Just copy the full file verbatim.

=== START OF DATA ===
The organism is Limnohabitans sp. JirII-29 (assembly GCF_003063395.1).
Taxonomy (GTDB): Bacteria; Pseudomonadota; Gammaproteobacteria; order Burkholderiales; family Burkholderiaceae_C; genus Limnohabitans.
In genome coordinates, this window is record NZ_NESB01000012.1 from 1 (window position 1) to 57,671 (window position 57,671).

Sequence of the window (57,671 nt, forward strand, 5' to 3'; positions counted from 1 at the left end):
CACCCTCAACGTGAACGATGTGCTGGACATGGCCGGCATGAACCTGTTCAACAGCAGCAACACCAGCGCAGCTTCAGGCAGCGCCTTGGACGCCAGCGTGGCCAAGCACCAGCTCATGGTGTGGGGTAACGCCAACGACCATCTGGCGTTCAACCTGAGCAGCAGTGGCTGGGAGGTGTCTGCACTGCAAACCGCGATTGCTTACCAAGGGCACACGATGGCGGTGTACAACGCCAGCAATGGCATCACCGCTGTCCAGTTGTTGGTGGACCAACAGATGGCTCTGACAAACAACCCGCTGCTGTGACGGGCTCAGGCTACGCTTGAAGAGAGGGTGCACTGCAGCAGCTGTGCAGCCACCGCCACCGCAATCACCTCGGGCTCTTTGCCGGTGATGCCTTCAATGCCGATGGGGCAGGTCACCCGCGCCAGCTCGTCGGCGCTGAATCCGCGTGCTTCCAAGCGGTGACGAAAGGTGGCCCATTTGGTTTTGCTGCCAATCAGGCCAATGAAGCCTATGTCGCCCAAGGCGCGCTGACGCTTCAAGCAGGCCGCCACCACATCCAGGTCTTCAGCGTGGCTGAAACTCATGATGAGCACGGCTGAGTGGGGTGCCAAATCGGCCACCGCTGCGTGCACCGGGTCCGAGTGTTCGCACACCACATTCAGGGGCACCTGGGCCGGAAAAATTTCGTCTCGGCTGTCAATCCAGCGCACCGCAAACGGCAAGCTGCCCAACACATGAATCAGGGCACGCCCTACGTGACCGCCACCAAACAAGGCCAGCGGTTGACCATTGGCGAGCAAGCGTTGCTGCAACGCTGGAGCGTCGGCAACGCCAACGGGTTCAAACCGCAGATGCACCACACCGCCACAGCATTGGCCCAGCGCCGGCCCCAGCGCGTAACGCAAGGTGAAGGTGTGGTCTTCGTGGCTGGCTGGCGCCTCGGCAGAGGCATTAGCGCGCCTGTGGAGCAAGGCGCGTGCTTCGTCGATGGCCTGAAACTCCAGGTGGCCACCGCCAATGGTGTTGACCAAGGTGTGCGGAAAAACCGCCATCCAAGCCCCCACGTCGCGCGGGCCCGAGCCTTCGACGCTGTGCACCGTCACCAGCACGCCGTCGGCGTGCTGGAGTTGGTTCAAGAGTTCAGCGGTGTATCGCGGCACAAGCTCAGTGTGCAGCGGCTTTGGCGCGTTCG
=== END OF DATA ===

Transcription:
The organism is Limnohabitans sp. JirII-29 (assembly GCF_003063395.1).
Taxonomy (GTDB): Bacteria; Pseudomonadota; Gammaproteobacteria; order Burkholderiales; family Burkholderiaceae_C; genus Limnohabitans.
In genome coordinates, this window is record NZ_NESB01000012.1 from 1 (window position 1) to 57,671 (window position 57,671).

Sequence of the window (57,671 nt, forward strand, 5' to 3'; positions counted from 1 at the left end):
CACCCTCAACGTGAACGATGTGCTGGACATGGCCGGCATGAACCTGTTCAACAGCAGCAACACCAGCGCAGCTTCAGGCAGCGCCTTGGACGCCAGCGTGGCCAAGCACCAGCTCATGGTGTGGGGTAACGCCAACGACCATCTGGCGTTCAACCTGAGCAGCAGTGGCTGGGAGGTGTCTGCACTGCAAACCGCGATTGCTTACCAAGGGCACACGATGGCGGTGTACAACGCCAGCAATGGCATCACCGCTGTCCAGTTGTTGGTGGACCAACAGATGGCTCTGACAAACAACCCGCTGCTGTGACGGGCTCAGGCTACGCTTGAAGAGAGGGTGCACTGCAGCAGCTGTGCAGCCACCGCCACCGCAATCACCTCGGGCTCTTTGCCGGTGATGCCTTCAATGCCGATGGGGCAGGTCACCCGCGCCAGCTCGTCGGCGCTGAATCCGCGTGCTTCCAAGCGGTGACGAAAGGTGGCCCATTTGGTTTTGCTGCCAATCAGGCCAATGAAGCCTATGTCGCCCAAGGCGCGCTGACGCTTCAAGCAGGCCGCCACCACATCCAGGTCTTCAGCGTGGCTGAAACTCATGATGAGCACGGCTGAGTGGGGTGCCAAATCGGCCACCGCTGCGTGCACCGGGTCCGAGTGTTCGCACACCACATTCAGGGGCACCTGGGCCGGAAAAATTTCGTCTCGGCTGTCAATCCAGCGCACCGCAAACGGCAAGCTGCCCAACACATGAATCAGGGCACGCCCTACGTGACCGCCACCAAACAAGGCCAGCGGTTGACCATTGGCGAGCAAGCGTTGCTGCAACGCTGGAGCGTCGGCAACGCCAACGGGTTCAAACCGCAGATGCACCACACCGCCACAGCATTGGCCCAGCGCCGGCCCCAGCGCGTAACGCAAGGTGAAGGTGTGGTCTTCGTGGCTGGCTGGCGCCTCGGCAGAGGCATTAGCGCGCCTGTGGAGCAAGGCGCGTGCTTCGTCGATGGCCTGAAACTCCAGGTGGCCACCGCCAATGGTGTTGACCAAGGTGTGCGGAAAAACCGCCATCCAAGCCCCCACGTCGCGCGGGCCCGAGCCTTCGACGCTGTGCACCGTCACCAGCACGCCGTCGGCGTGCTGGAGTTGGTTCAAGAGTTCAGCGGTGTATCGCGGCACAAGCTCAGTGTGCAGCGGCTTTGGCGCGTTCG